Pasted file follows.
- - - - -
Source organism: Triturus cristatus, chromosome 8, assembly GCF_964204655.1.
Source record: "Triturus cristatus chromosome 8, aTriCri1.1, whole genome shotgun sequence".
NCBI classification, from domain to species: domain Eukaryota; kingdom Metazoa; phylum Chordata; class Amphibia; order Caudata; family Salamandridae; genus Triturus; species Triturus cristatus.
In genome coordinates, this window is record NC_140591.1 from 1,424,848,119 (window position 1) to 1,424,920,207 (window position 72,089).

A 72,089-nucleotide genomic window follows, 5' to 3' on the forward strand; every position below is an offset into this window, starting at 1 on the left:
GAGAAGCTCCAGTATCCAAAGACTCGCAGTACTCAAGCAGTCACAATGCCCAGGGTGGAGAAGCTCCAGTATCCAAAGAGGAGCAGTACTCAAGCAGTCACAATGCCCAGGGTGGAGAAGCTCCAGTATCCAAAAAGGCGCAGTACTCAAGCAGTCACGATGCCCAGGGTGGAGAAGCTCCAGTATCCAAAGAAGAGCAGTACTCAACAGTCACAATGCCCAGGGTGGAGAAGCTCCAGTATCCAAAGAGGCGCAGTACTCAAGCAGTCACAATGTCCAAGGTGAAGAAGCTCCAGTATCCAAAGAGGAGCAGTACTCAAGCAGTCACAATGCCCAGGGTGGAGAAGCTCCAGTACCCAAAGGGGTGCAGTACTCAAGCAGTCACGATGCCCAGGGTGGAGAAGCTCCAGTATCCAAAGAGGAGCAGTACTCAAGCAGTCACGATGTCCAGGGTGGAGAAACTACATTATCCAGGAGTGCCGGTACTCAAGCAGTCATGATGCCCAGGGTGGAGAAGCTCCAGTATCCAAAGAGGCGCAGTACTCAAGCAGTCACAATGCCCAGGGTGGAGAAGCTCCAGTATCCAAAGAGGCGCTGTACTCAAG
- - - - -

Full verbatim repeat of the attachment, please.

Source organism: Triturus cristatus, chromosome 8, assembly GCF_964204655.1.
Source record: "Triturus cristatus chromosome 8, aTriCri1.1, whole genome shotgun sequence".
NCBI classification, from domain to species: domain Eukaryota; kingdom Metazoa; phylum Chordata; class Amphibia; order Caudata; family Salamandridae; genus Triturus; species Triturus cristatus.
In genome coordinates, this window is record NC_140591.1 from 1,424,848,119 (window position 1) to 1,424,920,207 (window position 72,089).

A 72,089-nucleotide genomic window follows, 5' to 3' on the forward strand; every position below is an offset into this window, starting at 1 on the left:
GAGAAGCTCCAGTATCCAAAGACTCGCAGTACTCAAGCAGTCACAATGCCCAGGGTGGAGAAGCTCCAGTATCCAAAGAGGAGCAGTACTCAAGCAGTCACAATGCCCAGGGTGGAGAAGCTCCAGTATCCAAAAAGGCGCAGTACTCAAGCAGTCACGATGCCCAGGGTGGAGAAGCTCCAGTATCCAAAGAAGAGCAGTACTCAACAGTCACAATGCCCAGGGTGGAGAAGCTCCAGTATCCAAAGAGGCGCAGTACTCAAGCAGTCACAATGTCCAAGGTGAAGAAGCTCCAGTATCCAAAGAGGAGCAGTACTCAAGCAGTCACAATGCCCAGGGTGGAGAAGCTCCAGTACCCAAAGGGGTGCAGTACTCAAGCAGTCACGATGCCCAGGGTGGAGAAGCTCCAGTATCCAAAGAGGAGCAGTACTCAAGCAGTCACGATGTCCAGGGTGGAGAAACTACATTATCCAGGAGTGCCGGTACTCAAGCAGTCATGATGCCCAGGGTGGAGAAGCTCCAGTATCCAAAGAGGCGCAGTACTCAAGCAGTCACAATGCCCAGGGTGGAGAAGCTCCAGTATCCAAAGAGGCGCTGTACTCAAG